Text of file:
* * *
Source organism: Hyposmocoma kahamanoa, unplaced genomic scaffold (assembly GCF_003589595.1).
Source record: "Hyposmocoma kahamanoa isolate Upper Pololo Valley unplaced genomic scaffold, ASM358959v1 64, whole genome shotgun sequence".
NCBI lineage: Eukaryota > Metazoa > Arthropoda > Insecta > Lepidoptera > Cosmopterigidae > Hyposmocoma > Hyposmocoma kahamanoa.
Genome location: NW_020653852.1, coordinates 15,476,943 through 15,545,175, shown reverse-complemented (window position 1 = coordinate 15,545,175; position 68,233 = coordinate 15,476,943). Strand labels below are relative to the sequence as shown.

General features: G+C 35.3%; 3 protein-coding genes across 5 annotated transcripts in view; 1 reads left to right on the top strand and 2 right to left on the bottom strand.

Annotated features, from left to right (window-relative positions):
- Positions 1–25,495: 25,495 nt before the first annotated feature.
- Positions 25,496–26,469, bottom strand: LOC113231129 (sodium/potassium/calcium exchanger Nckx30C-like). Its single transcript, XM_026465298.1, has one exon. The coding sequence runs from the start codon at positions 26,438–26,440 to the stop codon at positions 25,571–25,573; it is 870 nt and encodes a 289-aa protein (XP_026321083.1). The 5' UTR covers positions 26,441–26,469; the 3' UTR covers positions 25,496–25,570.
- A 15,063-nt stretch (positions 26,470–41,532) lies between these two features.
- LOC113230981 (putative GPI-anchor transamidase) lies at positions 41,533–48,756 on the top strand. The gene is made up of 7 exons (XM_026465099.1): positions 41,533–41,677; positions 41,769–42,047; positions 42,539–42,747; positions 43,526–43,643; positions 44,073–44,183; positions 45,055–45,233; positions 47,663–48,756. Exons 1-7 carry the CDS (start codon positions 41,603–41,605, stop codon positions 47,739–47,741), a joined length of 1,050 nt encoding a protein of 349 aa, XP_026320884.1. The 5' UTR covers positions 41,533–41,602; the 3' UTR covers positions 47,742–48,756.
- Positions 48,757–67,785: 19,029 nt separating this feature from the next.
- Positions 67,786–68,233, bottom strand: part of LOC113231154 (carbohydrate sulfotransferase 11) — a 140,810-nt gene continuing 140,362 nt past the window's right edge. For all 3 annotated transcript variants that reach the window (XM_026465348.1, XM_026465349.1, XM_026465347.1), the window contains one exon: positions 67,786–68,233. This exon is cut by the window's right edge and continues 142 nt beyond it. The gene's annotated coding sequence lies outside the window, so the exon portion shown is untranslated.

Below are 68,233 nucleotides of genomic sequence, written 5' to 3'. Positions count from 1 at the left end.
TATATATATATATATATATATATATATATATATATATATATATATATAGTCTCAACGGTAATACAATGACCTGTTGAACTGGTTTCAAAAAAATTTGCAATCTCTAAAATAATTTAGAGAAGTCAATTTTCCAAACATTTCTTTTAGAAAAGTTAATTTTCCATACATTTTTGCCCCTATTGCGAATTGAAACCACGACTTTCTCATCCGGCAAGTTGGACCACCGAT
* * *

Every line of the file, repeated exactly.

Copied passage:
Source organism: Hyposmocoma kahamanoa, unplaced genomic scaffold (assembly GCF_003589595.1).
Source record: "Hyposmocoma kahamanoa isolate Upper Pololo Valley unplaced genomic scaffold, ASM358959v1 64, whole genome shotgun sequence".
NCBI lineage: Eukaryota > Metazoa > Arthropoda > Insecta > Lepidoptera > Cosmopterigidae > Hyposmocoma > Hyposmocoma kahamanoa.
Genome location: NW_020653852.1, coordinates 15,476,943 through 15,545,175, shown reverse-complemented (window position 1 = coordinate 15,545,175; position 68,233 = coordinate 15,476,943). Strand labels below are relative to the sequence as shown.

General features: G+C 35.3%; 3 protein-coding genes across 5 annotated transcripts in view; 1 reads left to right on the top strand and 2 right to left on the bottom strand.

Annotated features, from left to right (window-relative positions):
- Positions 1–25,495: 25,495 nt before the first annotated feature.
- Positions 25,496–26,469, bottom strand: LOC113231129 (sodium/potassium/calcium exchanger Nckx30C-like). Its single transcript, XM_026465298.1, has one exon. The coding sequence runs from the start codon at positions 26,438–26,440 to the stop codon at positions 25,571–25,573; it is 870 nt and encodes a 289-aa protein (XP_026321083.1). The 5' UTR covers positions 26,441–26,469; the 3' UTR covers positions 25,496–25,570.
- A 15,063-nt stretch (positions 26,470–41,532) lies between these two features.
- LOC113230981 (putative GPI-anchor transamidase) lies at positions 41,533–48,756 on the top strand. The gene is made up of 7 exons (XM_026465099.1): positions 41,533–41,677; positions 41,769–42,047; positions 42,539–42,747; positions 43,526–43,643; positions 44,073–44,183; positions 45,055–45,233; positions 47,663–48,756. Exons 1-7 carry the CDS (start codon positions 41,603–41,605, stop codon positions 47,739–47,741), a joined length of 1,050 nt encoding a protein of 349 aa, XP_026320884.1. The 5' UTR covers positions 41,533–41,602; the 3' UTR covers positions 47,742–48,756.
- Positions 48,757–67,785: 19,029 nt separating this feature from the next.
- Positions 67,786–68,233, bottom strand: part of LOC113231154 (carbohydrate sulfotransferase 11) — a 140,810-nt gene continuing 140,362 nt past the window's right edge. For all 3 annotated transcript variants that reach the window (XM_026465348.1, XM_026465349.1, XM_026465347.1), the window contains one exon: positions 67,786–68,233. This exon is cut by the window's right edge and continues 142 nt beyond it. The gene's annotated coding sequence lies outside the window, so the exon portion shown is untranslated.

Below are 68,233 nucleotides of genomic sequence, written 5' to 3'. Positions count from 1 at the left end.
TATATATATATATATATATATATATATATATATATATATATATATATAGTCTCAACGGTAATACAATGACCTGTTGAACTGGTTTCAAAAAAATTTGCAATCTCTAAAATAATTTAGAGAAGTCAATTTTCCAAACATTTCTTTTAGAAAAGTTAATTTTCCATACATTTTTGCCCCTATTGCGAATTGAAACCACGACTTTCTCATCCGGCAAGTTGGACCACCGAT